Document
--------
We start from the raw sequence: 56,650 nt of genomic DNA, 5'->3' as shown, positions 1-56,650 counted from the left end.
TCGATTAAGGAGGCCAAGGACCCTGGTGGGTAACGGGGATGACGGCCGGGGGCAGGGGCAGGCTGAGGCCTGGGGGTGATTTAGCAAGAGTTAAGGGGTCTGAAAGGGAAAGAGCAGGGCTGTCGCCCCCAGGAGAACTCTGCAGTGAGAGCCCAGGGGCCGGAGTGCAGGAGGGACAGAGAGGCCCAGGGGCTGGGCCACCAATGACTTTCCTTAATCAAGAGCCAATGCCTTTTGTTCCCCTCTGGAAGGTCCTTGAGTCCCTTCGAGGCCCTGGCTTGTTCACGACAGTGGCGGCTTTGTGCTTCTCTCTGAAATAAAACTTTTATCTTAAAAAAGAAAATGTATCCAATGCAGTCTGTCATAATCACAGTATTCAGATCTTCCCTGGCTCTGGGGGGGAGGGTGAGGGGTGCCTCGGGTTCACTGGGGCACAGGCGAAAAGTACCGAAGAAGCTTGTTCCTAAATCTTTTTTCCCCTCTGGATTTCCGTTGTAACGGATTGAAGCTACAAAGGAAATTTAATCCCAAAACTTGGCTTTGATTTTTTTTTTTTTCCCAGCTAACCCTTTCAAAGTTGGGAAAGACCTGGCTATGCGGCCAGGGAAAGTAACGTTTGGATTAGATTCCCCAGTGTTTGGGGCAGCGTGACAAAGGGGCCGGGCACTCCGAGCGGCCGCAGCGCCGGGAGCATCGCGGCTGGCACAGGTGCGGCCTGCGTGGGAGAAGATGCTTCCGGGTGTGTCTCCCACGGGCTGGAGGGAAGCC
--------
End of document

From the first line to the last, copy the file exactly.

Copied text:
We start from the raw sequence: 56,650 nt of genomic DNA, 5'->3' as shown, positions 1-56,650 counted from the left end.
TCGATTAAGGAGGCCAAGGACCCTGGTGGGTAACGGGGATGACGGCCGGGGGCAGGGGCAGGCTGAGGCCTGGGGGTGATTTAGCAAGAGTTAAGGGGTCTGAAAGGGAAAGAGCAGGGCTGTCGCCCCCAGGAGAACTCTGCAGTGAGAGCCCAGGGGCCGGAGTGCAGGAGGGACAGAGAGGCCCAGGGGCTGGGCCACCAATGACTTTCCTTAATCAAGAGCCAATGCCTTTTGTTCCCCTCTGGAAGGTCCTTGAGTCCCTTCGAGGCCCTGGCTTGTTCACGACAGTGGCGGCTTTGTGCTTCTCTCTGAAATAAAACTTTTATCTTAAAAAAGAAAATGTATCCAATGCAGTCTGTCATAATCACAGTATTCAGATCTTCCCTGGCTCTGGGGGGGAGGGTGAGGGGTGCCTCGGGTTCACTGGGGCACAGGCGAAAAGTACCGAAGAAGCTTGTTCCTAAATCTTTTTTCCCCTCTGGATTTCCGTTGTAACGGATTGAAGCTACAAAGGAAATTTAATCCCAAAACTTGGCTTTGATTTTTTTTTTTTTCCCAGCTAACCCTTTCAAAGTTGGGAAAGACCTGGCTATGCGGCCAGGGAAAGTAACGTTTGGATTAGATTCCCCAGTGTTTGGGGCAGCGTGACAAAGGGGCCGGGCACTCCGAGCGGCCGCAGCGCCGGGAGCATCGCGGCTGGCACAGGTGCGGCCTGCGTGGGAGAAGATGCTTCCGGGTGTGTCTCCCACGGGCTGGAGGGAAGCC